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Ethiopia is one of the most vibrant countries in Northern Africa, known for its coffee trade, amazing scenery, fascinating history and unique tribal cultures.
Those looking for an off-the-beaten-path experience in a totally unique and authentic African country, will find all this and more in Ethiopia.
But one should not just venture into Ethiopia without the proper knowledge and guidance from an expert.
That’s why as part of our “Travel Tips” series we interviewed Marcello Arrambide, who traveled throughout Ethiopia for roughly three months and lived there for two months.
Marcello share’s with us his Ethiopia travel advice and knowledge on what to do in Ethiopia Africa, as well as some information about safety, what to prepare before you go, and how to get around.
Take it away Marcello…
Why Visit Ethiopia?
Ethiopia has a tremendous amount of history and culture and is one of the most ancient civilizations that we have today.
It is one of the only places in the world that has a completely unique culture that isn’t similar to others.
The costs of traveling to Ethiopia are extremely cheap, the food is delicious, crime is almost nonexistent, and if you like coffee why not go to the place that invented it?
But first, real talk…
Is Ethiopia Safe to Travel?
Safety in Ethiopia is an issue, and we’re not going to lie to you. Most people will tell you it’s safe, but we would advise against visiting unless on an organized tour – safety in numbers, and all that.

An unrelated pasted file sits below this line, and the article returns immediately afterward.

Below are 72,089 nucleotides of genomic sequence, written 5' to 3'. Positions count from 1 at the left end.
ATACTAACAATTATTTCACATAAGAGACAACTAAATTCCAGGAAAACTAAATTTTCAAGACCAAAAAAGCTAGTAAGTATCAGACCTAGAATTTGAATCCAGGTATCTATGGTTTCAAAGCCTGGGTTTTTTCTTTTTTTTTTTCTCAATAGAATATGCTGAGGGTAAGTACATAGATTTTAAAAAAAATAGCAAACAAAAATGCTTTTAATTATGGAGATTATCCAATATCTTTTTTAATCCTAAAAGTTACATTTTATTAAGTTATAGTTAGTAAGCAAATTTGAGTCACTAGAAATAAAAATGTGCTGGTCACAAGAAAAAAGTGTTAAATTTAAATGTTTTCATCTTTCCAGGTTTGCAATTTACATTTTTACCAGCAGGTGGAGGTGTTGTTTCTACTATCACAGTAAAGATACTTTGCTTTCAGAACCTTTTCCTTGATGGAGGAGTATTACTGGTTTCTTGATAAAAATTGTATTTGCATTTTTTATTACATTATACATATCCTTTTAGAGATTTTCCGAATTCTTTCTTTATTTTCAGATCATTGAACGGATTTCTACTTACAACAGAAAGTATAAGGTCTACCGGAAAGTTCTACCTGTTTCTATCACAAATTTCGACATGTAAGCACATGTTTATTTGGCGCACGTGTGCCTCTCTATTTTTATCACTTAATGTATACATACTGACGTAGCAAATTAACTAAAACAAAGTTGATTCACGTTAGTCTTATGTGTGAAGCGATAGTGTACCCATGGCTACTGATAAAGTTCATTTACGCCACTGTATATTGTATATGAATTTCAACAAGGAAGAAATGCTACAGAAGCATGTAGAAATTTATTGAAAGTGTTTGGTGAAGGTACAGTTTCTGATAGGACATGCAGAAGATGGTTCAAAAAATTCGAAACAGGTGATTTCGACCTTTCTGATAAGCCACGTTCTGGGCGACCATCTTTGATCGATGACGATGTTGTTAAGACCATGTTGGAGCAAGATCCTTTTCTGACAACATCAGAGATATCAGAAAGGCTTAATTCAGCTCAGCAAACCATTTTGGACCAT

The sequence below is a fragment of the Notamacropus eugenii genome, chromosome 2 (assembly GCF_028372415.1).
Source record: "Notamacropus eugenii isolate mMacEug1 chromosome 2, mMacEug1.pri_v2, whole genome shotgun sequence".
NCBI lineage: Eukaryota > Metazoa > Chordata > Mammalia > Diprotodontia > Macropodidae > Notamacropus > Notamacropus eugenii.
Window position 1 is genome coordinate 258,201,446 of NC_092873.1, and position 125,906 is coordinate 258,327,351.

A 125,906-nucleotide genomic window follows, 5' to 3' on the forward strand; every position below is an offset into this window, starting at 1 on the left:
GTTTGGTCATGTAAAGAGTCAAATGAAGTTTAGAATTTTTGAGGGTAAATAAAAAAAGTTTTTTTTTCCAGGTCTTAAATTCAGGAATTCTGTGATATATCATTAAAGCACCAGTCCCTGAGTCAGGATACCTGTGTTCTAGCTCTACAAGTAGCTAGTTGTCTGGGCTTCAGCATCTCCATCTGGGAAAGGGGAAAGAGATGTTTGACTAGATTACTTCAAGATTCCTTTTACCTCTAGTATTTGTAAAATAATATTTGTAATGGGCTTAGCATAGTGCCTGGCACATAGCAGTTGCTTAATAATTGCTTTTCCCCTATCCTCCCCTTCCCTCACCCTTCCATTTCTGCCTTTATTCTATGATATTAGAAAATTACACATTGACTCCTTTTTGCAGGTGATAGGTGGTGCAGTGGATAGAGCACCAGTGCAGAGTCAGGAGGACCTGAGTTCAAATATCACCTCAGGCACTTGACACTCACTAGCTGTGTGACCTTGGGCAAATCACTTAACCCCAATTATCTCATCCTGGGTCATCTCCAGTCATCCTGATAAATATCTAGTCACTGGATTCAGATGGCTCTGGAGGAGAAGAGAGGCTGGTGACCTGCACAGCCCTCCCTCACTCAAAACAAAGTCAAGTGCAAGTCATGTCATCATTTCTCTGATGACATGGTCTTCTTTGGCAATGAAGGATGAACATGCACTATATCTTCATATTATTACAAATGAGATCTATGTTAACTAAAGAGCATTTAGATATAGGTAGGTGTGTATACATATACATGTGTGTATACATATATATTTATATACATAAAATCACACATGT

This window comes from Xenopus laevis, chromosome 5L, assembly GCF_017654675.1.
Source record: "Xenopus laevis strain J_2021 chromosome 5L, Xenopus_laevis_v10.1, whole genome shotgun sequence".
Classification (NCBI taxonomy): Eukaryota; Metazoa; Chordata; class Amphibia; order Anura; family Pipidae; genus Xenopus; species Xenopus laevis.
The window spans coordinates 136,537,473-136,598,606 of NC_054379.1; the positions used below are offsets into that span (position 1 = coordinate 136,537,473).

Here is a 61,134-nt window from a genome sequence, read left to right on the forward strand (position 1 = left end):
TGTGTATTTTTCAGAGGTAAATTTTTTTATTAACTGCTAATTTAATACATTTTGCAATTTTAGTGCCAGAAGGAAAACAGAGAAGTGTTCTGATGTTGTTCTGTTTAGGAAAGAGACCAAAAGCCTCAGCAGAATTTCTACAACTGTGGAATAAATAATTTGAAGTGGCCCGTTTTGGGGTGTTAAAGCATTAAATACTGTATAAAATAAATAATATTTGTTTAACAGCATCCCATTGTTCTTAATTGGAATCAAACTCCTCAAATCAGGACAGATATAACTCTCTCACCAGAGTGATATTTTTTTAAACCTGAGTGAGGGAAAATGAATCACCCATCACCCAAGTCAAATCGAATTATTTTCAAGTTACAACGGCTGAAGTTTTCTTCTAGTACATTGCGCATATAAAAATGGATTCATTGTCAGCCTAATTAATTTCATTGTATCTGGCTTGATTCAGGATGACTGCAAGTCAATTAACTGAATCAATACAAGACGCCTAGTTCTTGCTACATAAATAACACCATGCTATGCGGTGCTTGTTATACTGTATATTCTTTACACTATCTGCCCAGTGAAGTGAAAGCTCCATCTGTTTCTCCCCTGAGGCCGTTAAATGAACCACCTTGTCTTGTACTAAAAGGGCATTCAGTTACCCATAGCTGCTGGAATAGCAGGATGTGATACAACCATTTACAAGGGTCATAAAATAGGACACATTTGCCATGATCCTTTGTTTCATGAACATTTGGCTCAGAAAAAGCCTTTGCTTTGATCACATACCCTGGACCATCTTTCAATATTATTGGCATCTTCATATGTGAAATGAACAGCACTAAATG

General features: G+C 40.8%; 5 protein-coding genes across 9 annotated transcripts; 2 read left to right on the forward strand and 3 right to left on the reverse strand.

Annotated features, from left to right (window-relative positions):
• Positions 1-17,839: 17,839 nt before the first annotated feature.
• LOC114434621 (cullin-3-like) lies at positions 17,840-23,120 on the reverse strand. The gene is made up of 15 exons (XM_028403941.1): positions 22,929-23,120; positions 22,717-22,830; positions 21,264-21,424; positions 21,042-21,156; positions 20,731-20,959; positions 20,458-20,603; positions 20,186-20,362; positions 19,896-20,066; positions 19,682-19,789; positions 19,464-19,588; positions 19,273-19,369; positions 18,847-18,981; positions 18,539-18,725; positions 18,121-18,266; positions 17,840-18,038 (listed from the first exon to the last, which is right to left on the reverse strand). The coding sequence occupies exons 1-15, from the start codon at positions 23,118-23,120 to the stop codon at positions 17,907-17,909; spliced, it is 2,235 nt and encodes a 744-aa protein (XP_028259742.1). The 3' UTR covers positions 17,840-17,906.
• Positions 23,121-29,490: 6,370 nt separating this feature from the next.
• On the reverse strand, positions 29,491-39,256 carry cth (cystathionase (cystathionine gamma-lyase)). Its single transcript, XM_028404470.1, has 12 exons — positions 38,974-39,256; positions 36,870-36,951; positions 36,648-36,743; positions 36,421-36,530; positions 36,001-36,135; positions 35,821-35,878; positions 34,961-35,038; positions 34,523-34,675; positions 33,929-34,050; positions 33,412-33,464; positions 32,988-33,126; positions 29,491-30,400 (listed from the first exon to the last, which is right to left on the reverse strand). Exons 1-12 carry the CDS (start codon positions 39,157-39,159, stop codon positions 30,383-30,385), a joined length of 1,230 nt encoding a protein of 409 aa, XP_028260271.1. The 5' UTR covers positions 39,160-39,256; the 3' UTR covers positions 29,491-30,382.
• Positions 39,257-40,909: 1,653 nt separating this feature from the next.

The UK Gov, U.S. embassy and Australian government says not to visit Ethiopia for non-essential travel due to armed conflict, civil unrest and rising tensions between tribes.
The truth is, anything can happen in Ethiopia. While it’s generally safer in areas such as Addis Ababa, terrorists can attack with little warning and the security forces are not always able to stop it from happening.
However, crimes against tourists are relatively low. Tourists may encounter petty crimes such as pickpocketing, mugging and vehicle theft, but assaults and terrorism have been known to happen.
It’s also not uncommon to hear about terrorists kidnapping foreigners, though this is very rare. If you stay in a large group, and…
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